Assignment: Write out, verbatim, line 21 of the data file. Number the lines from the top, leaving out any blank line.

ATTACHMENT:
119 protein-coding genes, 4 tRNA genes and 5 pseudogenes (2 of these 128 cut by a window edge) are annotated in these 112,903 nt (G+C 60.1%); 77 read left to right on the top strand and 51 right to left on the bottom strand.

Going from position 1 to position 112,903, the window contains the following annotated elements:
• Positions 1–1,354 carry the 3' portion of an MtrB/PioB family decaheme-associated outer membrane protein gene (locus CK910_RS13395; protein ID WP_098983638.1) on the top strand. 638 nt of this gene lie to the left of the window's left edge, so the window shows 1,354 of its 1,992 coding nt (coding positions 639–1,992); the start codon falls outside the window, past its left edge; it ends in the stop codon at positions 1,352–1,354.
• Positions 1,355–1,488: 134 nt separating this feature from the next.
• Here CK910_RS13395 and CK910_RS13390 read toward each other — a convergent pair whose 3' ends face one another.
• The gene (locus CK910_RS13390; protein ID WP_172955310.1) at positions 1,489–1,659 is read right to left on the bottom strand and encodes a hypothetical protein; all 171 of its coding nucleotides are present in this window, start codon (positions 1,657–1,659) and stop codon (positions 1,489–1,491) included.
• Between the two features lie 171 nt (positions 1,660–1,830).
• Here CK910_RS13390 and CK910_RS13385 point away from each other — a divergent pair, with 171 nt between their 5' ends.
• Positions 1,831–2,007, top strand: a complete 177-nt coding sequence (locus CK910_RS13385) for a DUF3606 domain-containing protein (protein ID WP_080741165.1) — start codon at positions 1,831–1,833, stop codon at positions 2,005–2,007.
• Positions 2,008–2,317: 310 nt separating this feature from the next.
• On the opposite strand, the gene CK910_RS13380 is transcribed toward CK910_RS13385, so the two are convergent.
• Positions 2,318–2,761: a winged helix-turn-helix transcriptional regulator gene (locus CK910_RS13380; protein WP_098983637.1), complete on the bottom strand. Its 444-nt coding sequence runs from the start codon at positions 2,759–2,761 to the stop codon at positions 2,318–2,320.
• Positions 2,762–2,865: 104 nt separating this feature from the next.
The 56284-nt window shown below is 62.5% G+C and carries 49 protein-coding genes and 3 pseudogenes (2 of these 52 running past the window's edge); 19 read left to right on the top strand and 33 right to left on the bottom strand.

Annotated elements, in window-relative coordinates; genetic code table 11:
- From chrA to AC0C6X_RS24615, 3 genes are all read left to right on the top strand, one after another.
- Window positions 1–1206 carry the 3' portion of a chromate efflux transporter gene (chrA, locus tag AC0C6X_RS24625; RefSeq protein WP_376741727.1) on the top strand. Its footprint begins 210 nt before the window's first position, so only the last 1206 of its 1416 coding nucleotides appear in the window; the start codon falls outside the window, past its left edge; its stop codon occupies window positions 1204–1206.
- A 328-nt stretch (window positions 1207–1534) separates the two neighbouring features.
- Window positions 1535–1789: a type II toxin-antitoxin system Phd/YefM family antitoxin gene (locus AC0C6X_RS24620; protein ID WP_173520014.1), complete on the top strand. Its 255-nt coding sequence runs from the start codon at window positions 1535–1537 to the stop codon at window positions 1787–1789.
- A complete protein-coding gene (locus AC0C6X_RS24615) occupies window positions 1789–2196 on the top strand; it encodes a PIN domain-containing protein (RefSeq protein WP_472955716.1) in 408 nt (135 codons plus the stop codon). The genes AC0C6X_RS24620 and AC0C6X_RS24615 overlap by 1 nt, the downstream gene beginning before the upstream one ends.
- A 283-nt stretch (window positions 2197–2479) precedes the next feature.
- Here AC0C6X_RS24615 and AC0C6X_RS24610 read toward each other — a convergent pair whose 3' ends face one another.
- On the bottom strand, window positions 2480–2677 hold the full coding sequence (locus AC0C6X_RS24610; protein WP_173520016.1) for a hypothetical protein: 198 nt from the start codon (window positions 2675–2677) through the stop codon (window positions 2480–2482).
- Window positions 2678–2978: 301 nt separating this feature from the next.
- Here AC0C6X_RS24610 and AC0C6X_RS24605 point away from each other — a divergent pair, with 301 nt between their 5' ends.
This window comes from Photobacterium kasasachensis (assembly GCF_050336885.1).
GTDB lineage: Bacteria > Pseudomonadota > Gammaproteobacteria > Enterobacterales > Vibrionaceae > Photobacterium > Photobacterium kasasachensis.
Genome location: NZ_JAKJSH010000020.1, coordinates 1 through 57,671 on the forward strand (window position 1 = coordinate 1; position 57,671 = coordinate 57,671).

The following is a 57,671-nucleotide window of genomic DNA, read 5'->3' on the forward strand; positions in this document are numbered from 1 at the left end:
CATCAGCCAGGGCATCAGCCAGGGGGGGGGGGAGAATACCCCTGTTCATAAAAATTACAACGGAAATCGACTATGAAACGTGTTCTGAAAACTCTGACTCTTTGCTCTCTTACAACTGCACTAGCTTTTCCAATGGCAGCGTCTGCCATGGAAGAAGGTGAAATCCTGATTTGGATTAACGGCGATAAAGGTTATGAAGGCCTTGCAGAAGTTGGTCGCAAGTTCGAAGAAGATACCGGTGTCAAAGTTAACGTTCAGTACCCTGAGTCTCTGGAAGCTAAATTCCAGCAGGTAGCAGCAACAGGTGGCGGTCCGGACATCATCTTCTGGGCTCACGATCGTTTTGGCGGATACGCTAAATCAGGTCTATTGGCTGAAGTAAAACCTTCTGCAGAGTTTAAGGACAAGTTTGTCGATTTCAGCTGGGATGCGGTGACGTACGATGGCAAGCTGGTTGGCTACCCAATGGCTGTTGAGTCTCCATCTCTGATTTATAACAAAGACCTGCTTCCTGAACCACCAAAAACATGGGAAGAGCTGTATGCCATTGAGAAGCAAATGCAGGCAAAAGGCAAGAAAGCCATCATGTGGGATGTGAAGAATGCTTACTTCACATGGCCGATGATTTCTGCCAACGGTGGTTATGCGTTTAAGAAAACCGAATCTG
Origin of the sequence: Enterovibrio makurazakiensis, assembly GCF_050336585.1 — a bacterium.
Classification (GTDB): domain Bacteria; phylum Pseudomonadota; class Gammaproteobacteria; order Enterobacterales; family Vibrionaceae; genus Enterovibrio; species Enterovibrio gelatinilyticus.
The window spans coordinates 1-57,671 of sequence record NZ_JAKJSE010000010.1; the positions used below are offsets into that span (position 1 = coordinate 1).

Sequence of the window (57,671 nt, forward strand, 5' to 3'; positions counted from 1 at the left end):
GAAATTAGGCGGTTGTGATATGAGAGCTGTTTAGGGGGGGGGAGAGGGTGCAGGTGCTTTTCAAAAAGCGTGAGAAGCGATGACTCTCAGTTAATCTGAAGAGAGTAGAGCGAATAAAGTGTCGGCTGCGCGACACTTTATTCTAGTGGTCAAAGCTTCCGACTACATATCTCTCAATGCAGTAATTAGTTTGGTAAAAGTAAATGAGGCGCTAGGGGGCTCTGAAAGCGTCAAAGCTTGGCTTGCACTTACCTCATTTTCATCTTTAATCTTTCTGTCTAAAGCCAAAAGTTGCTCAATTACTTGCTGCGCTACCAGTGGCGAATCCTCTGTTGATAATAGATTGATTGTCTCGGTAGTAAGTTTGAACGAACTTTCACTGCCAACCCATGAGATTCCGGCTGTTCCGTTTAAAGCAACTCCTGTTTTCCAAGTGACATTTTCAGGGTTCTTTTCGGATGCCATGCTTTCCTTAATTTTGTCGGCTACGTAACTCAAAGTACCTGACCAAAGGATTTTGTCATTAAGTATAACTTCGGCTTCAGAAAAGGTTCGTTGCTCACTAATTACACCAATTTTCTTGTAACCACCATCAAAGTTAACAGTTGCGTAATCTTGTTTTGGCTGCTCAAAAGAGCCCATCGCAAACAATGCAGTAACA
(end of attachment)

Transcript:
- A 283-nt stretch (window positions 2197–2479) precedes the next feature.